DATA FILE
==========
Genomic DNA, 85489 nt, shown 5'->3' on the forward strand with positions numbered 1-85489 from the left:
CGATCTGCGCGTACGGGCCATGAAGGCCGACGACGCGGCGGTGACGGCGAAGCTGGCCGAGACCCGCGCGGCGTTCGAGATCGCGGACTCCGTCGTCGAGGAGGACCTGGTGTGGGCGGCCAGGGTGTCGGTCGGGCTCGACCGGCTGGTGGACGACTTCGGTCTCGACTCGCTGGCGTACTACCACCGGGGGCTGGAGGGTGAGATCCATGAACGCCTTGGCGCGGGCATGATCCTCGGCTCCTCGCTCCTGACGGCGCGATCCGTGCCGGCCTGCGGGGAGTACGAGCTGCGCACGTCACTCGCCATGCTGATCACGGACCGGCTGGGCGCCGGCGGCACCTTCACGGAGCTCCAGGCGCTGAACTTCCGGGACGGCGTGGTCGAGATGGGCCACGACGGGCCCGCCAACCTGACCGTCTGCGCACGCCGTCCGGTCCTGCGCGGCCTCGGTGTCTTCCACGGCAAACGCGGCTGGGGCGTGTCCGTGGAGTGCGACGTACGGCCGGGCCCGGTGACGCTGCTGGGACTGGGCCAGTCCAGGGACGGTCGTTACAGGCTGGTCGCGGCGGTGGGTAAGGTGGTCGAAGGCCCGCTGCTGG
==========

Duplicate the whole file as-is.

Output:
Genomic DNA, 85489 nt, shown 5'->3' on the forward strand with positions numbered 1-85489 from the left:
CGATCTGCGCGTACGGGCCATGAAGGCCGACGACGCGGCGGTGACGGCGAAGCTGGCCGAGACCCGCGCGGCGTTCGAGATCGCGGACTCCGTCGTCGAGGAGGACCTGGTGTGGGCGGCCAGGGTGTCGGTCGGGCTCGACCGGCTGGTGGACGACTTCGGTCTCGACTCGCTGGCGTACTACCACCGGGGGCTGGAGGGTGAGATCCATGAACGCCTTGGCGCGGGCATGATCCTCGGCTCCTCGCTCCTGACGGCGCGATCCGTGCCGGCCTGCGGGGAGTACGAGCTGCGCACGTCACTCGCCATGCTGATCACGGACCGGCTGGGCGCCGGCGGCACCTTCACGGAGCTCCAGGCGCTGAACTTCCGGGACGGCGTGGTCGAGATGGGCCACGACGGGCCCGCCAACCTGACCGTCTGCGCACGCCGTCCGGTCCTGCGCGGCCTCGGTGTCTTCCACGGCAAACGCGGCTGGGGCGTGTCCGTGGAGTGCGACGTACGGCCGGGCCCGGTGACGCTGCTGGGACTGGGCCAGTCCAGGGACGGTCGTTACAGGCTGGTCGCGGCGGTGGGTAAGGTGGTCGAAGGCCCGCTGCTGG